Over the last few weeks the Royal Society of New Zealand has released two reports on climate change. One looks at the implications of climate change for New Zealand and the other looks at what we need to do to limit climate change.
It is not a question of “if” but a matter of how significant the change (that is already well under way) will be.
So what are the Government and Councils going to do? Well from what I have read, probably not a lot at present. Will that change anytime soon? Probably not, unless we see more immediate climate crisis occurring such as; consecutive droughts, 100 year floods or coastal flooding events. Hey, the fact that we are still enjoying summer temperatures in May is just fantastic. Why should we be worried about warmer weather, if this is global warming, bring it on! However, will I feel so enthusiastic in August should we be facing a second abnormal rain event of the winter?
We tend to focus on immediate survival needs and reward our politicians for doing the same. They know what motivates voters and it is certainly not increasing taxes or local rates now, to invest in the future, even if that makes longer term economic and survival sense. Couple that with a three year election cycle and there is more risk of losing rather than winning votes in a problem that is yet to reach a crisis point.
Would you be happy if the FNDC re-designated the land use on your prime Kerikeri acreage for intensive horticulture use only? In today's economic environment you would probably earn far more by selling that for housing subdivision than you could by selling it for intensive horticulture use only. However, that may not be the case in the future where local food production is far more critical (and lucrative). But that future is not necessarily your future, depending upon your age.
The recent rate increase for flood management on the Kerikeri river is another example. Would it not be more prudent and a better long term investment to combine flood protection and water storage as a project? While that may be the case, it would cost more and translate into higher rate demands for delivery of additional infrastructure that we may not need immediately. But we probably will need it, it is just a case of when.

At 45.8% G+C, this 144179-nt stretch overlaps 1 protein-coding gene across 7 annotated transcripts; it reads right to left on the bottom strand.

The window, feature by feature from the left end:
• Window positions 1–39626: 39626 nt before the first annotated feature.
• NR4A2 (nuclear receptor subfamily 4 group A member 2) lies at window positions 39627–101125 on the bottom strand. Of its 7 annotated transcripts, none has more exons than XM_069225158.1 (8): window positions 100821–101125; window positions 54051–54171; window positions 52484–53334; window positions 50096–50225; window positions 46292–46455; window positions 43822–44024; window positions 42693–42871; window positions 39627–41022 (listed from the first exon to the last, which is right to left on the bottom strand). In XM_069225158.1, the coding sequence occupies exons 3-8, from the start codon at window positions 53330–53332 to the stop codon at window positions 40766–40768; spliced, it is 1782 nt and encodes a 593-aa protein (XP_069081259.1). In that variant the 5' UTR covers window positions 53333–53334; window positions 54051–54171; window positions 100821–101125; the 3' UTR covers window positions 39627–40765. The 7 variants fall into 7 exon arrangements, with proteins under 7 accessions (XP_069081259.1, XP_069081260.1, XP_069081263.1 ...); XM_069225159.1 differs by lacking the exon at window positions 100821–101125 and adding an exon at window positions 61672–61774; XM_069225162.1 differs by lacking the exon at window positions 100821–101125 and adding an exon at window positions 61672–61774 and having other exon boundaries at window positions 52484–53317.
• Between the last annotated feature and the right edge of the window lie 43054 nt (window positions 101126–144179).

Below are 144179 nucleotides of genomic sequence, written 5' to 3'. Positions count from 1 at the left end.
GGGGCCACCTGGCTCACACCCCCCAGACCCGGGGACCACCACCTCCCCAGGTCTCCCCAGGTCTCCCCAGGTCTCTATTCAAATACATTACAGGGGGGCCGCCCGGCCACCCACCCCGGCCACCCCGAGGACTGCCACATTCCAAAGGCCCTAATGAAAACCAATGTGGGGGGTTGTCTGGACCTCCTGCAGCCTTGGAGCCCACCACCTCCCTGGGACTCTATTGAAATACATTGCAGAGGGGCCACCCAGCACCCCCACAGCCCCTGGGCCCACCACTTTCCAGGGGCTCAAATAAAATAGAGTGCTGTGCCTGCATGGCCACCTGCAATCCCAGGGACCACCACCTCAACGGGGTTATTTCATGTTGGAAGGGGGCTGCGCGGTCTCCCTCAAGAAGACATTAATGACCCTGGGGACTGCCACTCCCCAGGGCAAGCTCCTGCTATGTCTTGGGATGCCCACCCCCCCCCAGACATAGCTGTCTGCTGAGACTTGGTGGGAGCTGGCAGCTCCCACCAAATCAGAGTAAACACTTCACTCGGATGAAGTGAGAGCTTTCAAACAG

So what should we do?
Well if we continue to do nothing about climate change we really need to consider stop having children because, the future for them and their offspring, is starting to look decidedly bleaker in a “do nothing” scenario.
Alternatively, we could just park the “Ambulances” up at the bottom of the cliff and hope that we have enough of them to deal with the "casualties" when it happens.
The Regional Policy Statement, tthat will be made partly operative on 9 May, gives some not very bold over-riding guidance on how to manage sea level change and building in coastal hazard zones. Our current permissive (Far North District Council) 10 year District Plan must, however, give it effect as the Regional Planning Statement has precedence. The review of that plan is currently under way and does provide an opportunity for some clear thinking about the future as outlined in the Society's reports”.
Further Reading Material
Royal Society of New Zealand Reports:
The Implications of climate change for New Zealand
Transition to a Low-Carbon Economy for New Zealand
Northland Regional Council
Regional Policy Statement